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A CurtainUp London Review
Six Characters in Search of an Author
What happens next makes us question reality and truth as after playing out the story, the Producer, Noma Dumezweni , carrying a dead child wanders off behind the scenes of a neighbouring musical theatre. The final scene is a heated discussion between actors playing the executive producer, Rupert Goold and Ben Power, the "real" director and writer.
Rupert Goold's production has all the design style and impossibility of a surreal painting by Rená Magritte. But it's as though you have walked through an implausible door in that painting, straight into another painting of equal complexity.
When Pirandello's play premiered in Rome in 1921 we are told that fighting broke out between supporters of the playwright and their opponents. At the end, Pirandello and his daughter had to make a hasty retreat by the stage door.
The father and daughter theme is critical to Six Characters. It is the experienced and talented thespian Ian McDiarmid who here plays the dislikeable Father of this dysfunctional family. The mother of his son, his unfaithful wife (Eleanor David) has left him and the step daughter has been fathered by another man as have the other two younger children (Freya Parker and Elliot Horne/Bailey Pepper). The Step Daughter, more than slightly unhinged by her dreadful experience, is played by Denise Gough in an outfit out of the musical Cabaret complete with bowler hat and net black skirt. In fact the family, the characters, appear only in black and white often with dark glasses making it all the more dramatic when anyone gets smeared with blood.
The scene in the Seamstress's shop is replaced by a Milliner's with the lanky and bizarrely wigged John Mackay leaping out of the underneath of the bed like a character from one of Vesturport's productions. You see, the Mother has not been able to sew fast enough so her daughter is asked to sexually entertain male clients to make up the profit shortfall. McDiarmid's character, who has been paedophilically hanging around school gates, gets a giant pair of scissors (again think Shockheaded Peter) and cuts her suspenders and dresses her as a grotesque little girl with her blonde hair in bunches, a puffed sleeved dress and hideous rosy cheeked make up. Part of her derangement and agitation is conveyed as she substitutes one shoe for a skateboard and whizzes around the stage. The Mother discovers her once husband abusing her daughter and operatically flails her arms at him.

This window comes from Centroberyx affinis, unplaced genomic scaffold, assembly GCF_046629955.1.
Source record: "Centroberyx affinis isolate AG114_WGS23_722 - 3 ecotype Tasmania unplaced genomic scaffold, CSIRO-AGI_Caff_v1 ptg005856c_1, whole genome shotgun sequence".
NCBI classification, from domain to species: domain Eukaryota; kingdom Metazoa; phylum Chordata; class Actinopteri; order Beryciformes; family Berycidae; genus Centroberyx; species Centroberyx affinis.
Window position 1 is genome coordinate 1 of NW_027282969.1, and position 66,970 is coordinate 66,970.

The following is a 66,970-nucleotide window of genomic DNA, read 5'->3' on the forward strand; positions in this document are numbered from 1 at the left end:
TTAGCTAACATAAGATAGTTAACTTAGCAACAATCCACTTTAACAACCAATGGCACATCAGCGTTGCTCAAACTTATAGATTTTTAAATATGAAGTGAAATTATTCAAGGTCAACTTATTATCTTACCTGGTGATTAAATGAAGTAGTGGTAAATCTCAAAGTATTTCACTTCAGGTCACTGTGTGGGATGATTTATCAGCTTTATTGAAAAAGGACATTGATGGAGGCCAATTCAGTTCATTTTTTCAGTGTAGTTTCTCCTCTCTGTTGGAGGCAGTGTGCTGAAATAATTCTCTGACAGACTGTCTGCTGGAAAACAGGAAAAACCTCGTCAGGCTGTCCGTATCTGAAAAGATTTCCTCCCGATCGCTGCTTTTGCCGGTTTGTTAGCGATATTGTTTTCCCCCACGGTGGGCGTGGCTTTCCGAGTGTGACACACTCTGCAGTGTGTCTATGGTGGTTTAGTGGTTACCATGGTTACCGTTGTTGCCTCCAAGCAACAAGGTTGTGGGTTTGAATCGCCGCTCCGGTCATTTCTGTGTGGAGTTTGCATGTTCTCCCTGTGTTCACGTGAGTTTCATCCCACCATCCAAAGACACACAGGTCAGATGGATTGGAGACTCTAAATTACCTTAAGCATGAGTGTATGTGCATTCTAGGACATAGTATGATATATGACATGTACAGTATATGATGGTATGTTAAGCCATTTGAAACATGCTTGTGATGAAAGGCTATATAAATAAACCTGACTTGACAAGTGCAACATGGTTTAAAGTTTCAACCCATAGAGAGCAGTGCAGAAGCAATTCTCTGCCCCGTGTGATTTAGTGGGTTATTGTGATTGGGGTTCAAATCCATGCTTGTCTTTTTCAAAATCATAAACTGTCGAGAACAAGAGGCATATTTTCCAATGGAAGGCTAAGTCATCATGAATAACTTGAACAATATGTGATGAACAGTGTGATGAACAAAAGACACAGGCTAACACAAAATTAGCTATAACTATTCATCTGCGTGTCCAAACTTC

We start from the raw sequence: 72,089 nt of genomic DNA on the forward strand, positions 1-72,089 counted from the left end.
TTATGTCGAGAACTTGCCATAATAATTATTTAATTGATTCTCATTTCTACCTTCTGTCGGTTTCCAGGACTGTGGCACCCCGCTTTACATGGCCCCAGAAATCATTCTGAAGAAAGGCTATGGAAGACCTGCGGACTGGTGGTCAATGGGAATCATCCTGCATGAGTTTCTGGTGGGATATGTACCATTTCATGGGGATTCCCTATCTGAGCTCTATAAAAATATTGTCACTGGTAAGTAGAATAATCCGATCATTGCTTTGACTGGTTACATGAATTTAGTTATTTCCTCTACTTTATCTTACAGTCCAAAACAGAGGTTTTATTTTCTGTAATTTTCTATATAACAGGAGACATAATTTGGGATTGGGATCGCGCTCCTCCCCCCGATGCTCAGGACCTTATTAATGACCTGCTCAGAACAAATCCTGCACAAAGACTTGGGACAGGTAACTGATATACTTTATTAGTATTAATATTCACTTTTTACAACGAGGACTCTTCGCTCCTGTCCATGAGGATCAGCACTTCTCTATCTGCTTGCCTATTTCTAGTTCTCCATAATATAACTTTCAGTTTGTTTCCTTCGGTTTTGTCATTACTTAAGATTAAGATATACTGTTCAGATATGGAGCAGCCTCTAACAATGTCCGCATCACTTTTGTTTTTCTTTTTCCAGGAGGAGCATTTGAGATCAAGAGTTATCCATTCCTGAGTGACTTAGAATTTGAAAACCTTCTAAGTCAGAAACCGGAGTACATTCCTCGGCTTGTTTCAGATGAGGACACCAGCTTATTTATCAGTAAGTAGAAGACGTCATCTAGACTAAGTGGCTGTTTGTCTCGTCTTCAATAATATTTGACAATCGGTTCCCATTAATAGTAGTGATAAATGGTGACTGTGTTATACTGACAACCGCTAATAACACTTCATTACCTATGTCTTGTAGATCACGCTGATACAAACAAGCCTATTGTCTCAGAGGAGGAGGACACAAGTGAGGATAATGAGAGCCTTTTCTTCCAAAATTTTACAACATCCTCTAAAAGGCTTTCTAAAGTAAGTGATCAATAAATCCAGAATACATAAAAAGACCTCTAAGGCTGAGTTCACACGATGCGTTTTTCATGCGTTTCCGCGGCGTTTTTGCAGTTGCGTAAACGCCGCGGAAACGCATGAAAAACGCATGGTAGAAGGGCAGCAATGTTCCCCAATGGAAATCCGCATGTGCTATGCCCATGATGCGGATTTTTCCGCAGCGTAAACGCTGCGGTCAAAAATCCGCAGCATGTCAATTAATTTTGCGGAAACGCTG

Miriam Buether's sets are beautiful. A white office for the initial scene as the media executives discuss the documentary and later inset with the room above the Millinery Shop. A giant fish tank, centre stage with flickering water sees the little girl drown herself in a cleverly staged shocker and the little boy stabs himself so that the Producer needs to carry him to get help through the corridors behind the scenes. There are technical tricks as the noise like video tape being rewound takes us back. The Father asks, "Who are you? What are you? What is truth?" in this exercise in theatrical philosophy.
For me this version of Six Characters in Search of an Author seems to be about how the media represents what it portrays to us and the gap between that portrayal and reality, accounts of which will vary depending on whose story we have. Initially when discussing who should play them, the characters protest at the choice of actors, "You are saying that actors are more real than the real thing?"
We know that Rupert Goold is well on his way to being one of the most acclaimed director of his generation and we are truly amazed when his documentary producer finds herself behind the barricades of the West End show Les Miserables on in the Queen's Theatre next door to the Gielgud where Six Characters is playing. There are plenty of references too to the current plays on London's West End in the fourth and additional act alluding to the various Hamlets about to hit the West End as the writers remind us of the context of their theatrical reality. Goold's production is novel, challenging and disturbing.
Retold by Tina Packer of Shakespeare & Co.
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